Regeneron gene therapy restores hearing in profoundly deaf child

By Isabel Cameron

- Last updated on GMT

© Getty Images
© Getty Images

Related tags Gene therapy Gene Hearing loss Genetics Gene expression

Regeneron Pharmaceuticals’ gene therapy for otoferlin-related hearing loss, a genetic cause of deafness, has restored hearing to normal levels in one deaf child within just 24 weeks.

The result comes from a phase 1/2 trial of the biotech’s experimental adeno-associated virus (AAV) gene therapy DB-OTO.

Opal Sandy, now aged 18 months, was born with profound deafness attributed to auditory neuropathy, a condition stemming from disrupted nerve impulses between the inner ear and the brain.

One of the youngest children in the world to receive a gene therapy for genetic deafness, she was treated at 11 months of age.  

A second child in the CHORD trial, treated at age four, has also seen positive results after six weeks, according to data presented at the American Society of Gene and Cell Therapy (ASGCT) annual conference.

Professor Manohar Bance, an ear surgeon at Cambridge University Hospitals NHS Foundation Trust and the lead researcher for the trial, conveyed to the PA news agency that the findings surpassed his initial hopes and expectations, potentially indicating a breakthrough in treating patients with this form of hearing impairment.

“We have results from [Opal] which are very spectacular – so close to normal hearing restoration. So we do hope it could be a potential cure,” he said.

Regeneron's DB-OTO aims to address mutations found in the otoferlin gene, known as OTOF, responsible for encoding a substantial protein present in hair cells within the cochlea, which plays a crucial role in converting sound into neuronal signals.

In the ongoing study, patients receive a single intracochlear injection of DB-OTO in one ear and a cochlear implant in the other.

Following treatment, the children then take part in several hearing and brain tests, focusing on the tones needed for speech.

The trial’s secondary endpoints include hearing improvement, measured using auditory brainstem response (ABR) and behavioural audiometry with pure-tone audiometry (PTA).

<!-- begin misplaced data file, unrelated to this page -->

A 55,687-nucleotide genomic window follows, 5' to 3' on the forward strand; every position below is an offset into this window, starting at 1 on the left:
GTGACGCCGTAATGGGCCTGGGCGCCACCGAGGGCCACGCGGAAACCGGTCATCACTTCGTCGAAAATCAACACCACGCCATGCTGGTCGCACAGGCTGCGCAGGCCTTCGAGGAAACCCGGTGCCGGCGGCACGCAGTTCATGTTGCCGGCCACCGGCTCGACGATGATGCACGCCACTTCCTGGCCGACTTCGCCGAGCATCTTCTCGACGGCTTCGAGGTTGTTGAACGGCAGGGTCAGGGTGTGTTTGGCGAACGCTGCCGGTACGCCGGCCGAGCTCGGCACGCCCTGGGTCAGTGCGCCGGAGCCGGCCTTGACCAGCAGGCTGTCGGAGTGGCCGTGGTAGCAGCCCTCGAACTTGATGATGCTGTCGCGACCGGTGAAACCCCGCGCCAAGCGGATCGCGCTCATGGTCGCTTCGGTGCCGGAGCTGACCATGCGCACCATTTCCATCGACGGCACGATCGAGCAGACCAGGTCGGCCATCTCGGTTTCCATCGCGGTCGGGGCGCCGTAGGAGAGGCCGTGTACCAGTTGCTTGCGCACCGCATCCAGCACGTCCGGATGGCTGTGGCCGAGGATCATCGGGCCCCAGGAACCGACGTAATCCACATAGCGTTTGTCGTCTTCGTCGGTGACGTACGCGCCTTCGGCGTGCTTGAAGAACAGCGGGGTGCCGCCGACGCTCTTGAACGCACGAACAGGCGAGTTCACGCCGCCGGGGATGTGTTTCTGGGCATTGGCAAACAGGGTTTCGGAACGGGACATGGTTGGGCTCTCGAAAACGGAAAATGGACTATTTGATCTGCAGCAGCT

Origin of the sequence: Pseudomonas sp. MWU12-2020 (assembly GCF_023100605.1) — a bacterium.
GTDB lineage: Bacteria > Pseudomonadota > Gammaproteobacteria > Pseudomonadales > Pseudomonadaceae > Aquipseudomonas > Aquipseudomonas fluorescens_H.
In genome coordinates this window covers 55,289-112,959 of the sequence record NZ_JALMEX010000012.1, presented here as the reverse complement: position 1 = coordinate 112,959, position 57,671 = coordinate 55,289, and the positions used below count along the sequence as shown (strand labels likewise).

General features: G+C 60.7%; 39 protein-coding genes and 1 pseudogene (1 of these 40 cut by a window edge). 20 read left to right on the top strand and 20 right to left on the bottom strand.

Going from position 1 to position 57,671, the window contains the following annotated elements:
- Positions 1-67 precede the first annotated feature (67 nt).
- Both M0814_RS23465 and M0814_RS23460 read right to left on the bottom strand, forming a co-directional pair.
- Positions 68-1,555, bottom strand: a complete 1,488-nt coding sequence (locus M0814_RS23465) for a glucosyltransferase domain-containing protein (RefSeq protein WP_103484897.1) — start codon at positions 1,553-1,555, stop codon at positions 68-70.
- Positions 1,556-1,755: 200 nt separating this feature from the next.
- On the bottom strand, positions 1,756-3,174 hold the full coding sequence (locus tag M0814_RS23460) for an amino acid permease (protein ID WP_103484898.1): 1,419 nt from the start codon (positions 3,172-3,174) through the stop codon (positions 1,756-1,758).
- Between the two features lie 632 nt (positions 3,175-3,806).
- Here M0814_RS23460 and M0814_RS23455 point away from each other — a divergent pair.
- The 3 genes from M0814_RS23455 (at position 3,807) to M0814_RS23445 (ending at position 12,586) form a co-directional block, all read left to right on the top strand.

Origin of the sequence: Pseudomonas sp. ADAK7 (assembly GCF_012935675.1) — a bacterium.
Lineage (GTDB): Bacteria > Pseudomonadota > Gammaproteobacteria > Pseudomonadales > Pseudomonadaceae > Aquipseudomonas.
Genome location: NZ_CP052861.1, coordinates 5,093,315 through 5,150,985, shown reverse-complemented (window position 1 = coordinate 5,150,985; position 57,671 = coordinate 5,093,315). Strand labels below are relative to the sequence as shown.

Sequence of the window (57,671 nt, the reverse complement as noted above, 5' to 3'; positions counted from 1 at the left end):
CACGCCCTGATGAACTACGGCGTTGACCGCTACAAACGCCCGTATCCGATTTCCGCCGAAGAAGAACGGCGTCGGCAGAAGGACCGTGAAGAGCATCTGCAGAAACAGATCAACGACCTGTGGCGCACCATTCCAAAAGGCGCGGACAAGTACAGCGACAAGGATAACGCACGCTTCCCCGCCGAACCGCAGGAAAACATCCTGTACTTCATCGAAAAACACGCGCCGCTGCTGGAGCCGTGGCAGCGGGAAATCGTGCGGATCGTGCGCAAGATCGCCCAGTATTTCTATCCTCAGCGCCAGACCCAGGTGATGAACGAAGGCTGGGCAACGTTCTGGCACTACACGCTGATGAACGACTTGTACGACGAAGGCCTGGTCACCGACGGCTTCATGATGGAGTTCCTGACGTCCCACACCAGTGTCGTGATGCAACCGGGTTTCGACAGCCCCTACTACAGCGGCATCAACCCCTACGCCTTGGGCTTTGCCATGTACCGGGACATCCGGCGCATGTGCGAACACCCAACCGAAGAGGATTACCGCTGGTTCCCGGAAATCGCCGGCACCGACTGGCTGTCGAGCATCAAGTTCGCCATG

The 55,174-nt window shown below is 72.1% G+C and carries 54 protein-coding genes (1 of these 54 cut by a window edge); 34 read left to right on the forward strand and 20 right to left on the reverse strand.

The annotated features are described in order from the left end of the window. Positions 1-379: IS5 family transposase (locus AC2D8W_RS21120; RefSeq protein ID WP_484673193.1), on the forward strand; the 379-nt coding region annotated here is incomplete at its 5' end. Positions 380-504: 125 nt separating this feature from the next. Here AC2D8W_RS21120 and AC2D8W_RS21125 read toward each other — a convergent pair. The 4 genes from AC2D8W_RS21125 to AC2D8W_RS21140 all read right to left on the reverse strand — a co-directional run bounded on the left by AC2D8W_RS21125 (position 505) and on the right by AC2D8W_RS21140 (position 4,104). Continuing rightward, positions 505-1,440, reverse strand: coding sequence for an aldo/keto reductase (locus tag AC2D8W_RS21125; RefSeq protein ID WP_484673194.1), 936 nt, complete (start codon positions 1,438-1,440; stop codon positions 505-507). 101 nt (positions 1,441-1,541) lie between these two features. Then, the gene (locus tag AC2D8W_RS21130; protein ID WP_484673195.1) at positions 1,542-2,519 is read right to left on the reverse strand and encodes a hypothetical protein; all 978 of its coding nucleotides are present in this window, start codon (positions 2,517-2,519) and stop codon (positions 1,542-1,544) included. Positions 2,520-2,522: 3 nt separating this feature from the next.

“The opportunity of providing the full complexity and spectrum of sound in children born with profound genetic deafness is a phenomenon I did not expect to see in my lifetime,” said Lawrence Lustig, trial investigator and otolaryngologist at Columbia University.

“These impressive results showcase the revolutionary promise of DB-OTO as a potential treatment for otoferlin-related deafness, and we are excited to see how this translates into an individual’s development, especially since early intervention is associated with better outcomes for speech development.

"With the DB-OTO CHORD trial now enrolling participants in sites across the U.S. and Europe, we’re part of the beginning of a new era of gene therapy research that looks to create treatment options that address the root cause of profound genetic deafness.”

At the start of the study, both pediatric patients showed no reaction to sounds delivered at maximum levels of 100 decibels or more, and there was no evidence of a signal reaching the hearing centres of the brain using electrophysiological auditory evoked response (ABR) testing.

However, at 24 weeks Opal observed improvement of her hearing to normal levels, with an average 80 decibels improvement from baseline.

The second child observed an average 16 decibels improvement in hearing response, compared to baseline, at six weeks.

In addition, the surgical procedure and the gene therapy were found to be well tolerated, with no treatment-related adverse events or serious adverse events.

According to Regeneron, the study is still recruiting participants across the US and Europe and aims to enrol approximately 22 children with otoferlin hearing loss aged 17 years and younger.

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